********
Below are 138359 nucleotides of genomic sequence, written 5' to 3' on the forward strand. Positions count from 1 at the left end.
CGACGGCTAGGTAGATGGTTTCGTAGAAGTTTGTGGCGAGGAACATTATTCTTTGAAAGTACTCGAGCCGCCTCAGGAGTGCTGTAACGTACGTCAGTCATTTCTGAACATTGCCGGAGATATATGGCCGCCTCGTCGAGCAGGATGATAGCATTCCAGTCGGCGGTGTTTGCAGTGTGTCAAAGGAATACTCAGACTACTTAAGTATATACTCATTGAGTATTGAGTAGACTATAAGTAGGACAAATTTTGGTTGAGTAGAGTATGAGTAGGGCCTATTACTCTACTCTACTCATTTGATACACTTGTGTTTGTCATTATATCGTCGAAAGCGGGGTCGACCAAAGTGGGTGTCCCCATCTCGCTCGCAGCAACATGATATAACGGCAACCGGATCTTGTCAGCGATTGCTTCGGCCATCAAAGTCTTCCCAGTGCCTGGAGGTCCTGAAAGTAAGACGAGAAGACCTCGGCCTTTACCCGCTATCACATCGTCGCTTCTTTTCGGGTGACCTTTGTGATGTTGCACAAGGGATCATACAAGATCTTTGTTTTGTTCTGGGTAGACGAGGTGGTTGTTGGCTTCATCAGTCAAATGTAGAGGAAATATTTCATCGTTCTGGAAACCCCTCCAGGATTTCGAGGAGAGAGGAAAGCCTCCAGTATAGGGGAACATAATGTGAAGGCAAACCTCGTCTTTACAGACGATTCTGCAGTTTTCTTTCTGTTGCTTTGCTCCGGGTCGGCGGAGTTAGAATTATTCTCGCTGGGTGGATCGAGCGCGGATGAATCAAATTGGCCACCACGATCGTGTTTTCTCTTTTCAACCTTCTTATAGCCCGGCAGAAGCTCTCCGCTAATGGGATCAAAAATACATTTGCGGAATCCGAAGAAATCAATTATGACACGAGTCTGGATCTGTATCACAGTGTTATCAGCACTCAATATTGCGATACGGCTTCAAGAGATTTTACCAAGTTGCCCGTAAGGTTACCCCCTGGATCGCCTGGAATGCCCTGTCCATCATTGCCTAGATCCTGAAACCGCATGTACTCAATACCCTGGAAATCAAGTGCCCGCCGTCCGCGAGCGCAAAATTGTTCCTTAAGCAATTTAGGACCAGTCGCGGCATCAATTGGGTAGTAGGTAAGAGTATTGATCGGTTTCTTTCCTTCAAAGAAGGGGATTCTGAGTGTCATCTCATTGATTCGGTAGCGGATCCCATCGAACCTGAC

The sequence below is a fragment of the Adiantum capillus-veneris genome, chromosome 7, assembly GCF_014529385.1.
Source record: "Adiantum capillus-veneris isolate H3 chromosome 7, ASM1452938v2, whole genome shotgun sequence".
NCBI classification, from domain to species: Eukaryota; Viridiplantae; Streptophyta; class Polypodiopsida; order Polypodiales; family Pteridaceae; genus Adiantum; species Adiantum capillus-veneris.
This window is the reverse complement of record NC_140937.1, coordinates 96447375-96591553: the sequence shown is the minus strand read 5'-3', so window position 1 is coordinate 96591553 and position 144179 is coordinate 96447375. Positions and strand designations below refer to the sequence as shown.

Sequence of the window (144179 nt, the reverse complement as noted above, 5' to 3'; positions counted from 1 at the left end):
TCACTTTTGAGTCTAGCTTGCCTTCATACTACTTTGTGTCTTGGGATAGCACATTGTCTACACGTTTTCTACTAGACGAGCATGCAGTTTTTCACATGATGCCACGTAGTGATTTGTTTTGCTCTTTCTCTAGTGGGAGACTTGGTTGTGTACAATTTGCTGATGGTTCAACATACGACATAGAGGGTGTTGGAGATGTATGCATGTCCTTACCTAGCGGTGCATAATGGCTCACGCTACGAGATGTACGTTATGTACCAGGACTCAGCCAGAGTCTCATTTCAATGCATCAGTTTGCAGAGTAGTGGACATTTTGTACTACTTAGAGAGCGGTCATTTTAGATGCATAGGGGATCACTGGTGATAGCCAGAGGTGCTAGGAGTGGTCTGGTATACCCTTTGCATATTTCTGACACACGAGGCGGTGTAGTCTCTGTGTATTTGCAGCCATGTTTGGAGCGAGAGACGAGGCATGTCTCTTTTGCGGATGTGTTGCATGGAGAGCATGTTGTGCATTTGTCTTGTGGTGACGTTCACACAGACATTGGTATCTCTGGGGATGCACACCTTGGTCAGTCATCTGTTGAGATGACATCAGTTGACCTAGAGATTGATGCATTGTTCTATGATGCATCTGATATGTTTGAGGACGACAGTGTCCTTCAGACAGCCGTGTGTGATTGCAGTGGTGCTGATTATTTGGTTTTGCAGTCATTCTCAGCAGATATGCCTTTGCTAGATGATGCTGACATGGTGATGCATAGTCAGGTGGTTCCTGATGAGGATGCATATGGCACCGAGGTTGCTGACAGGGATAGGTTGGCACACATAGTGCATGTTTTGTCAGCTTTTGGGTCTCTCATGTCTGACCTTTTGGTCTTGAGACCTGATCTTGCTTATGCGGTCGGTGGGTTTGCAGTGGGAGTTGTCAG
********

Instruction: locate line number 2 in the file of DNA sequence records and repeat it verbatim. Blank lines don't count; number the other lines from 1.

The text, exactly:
CGACGGCTAGGTAGATGGTTTCGTAGAAGTTTGTGGCGAGGAACATTATTCTTTGAAAGTACTCGAGCCGCCTCAGGAGTGCTGTAACGTACGTCAGTCATTTCTGAACATTGCCGGAGATATATGGCCGCCTCGTCGAGCAGGATGATAGCATTCCAGTCGGCGGTGTTTGCAGTGTGTCAAAGGAATACTCAGACTACTTAAGTATATACTCATTGAGTATTGAGTAGACTATAAGTAGGACAAATTTTGGTTGAGTAGAGTATGAGTAGGGCCTATTACTCTACTCTACTCATTTGATACACTTGTGTTTGTCATTATATCGTCGAAAGCGGGGTCGACCAAAGTGGGTGTCCCCATCTCGCTCGCAGCAACATGATATAACGGCAACCGGATCTTGTCAGCGATTGCTTCGGCCATCAAAGTCTTCCCAGTGCCTGGAGGTCCTGAAAGTAAGACGAGAAGACCTCGGCCTTTACCCGCTATCACATCGTCGCTTCTTTTCGGGTGACCTTTGTGATGTTGCACAAGGGATCATACAAGATCTTTGTTTTGTTCTGGGTAGACGAGGTGGTTGTTGGCTTCATCAGTCAAATGTAGAGGAAATATTTCATCGTTCTGGAAACCCCTCCAGGATTTCGAGGAGAGAGGAAAGCCTCCAGTATAGGGGAACATAATGTGAAGGCAAACCTCGTCTTTACAGACGATTCTGCAGTTTTCTTTCTGTTGCTTTGCTCCGGGTCGGCGGAGTTAGAATTATTCTCGCTGGGTGGATCGAGCGCGGATGAATCAAATTGGCCACCACGATCGTGTTTTCTCTTTTCAACCTTCTTATAGCCCGGCAGAAGCTCTCCGCTAATGGGATCAAAAATACATTTGCGGAATCCGAAGAAATCAATTATGACACGAGTCTGGATCTGTATCACAGTGTTATCAGCACTCAATATTGCGATACGGCTTCAAGAGATTTTACCAAGTTGCCCGTAAGGTTACCCCCTGGATCGCCTGGAATGCCCTGTCCATCATTGCCTAGATCCTGAAACCGCATGTACTCAATACCCTGGAAATCAAGTGCCCGCCGTCCGCGAGCGCAAAATTGTTCCTTAAGCAATTTAGGACCAGTCGCGGCATCAATTGGGTAGTAGGTAAGAGTATTGATCGGTTTCTTTCCTTCAAAGAAGGGGATTCTGAGTGTCATCTCATTGATTCGGTAGCGGATCCCATCGAACCTGAC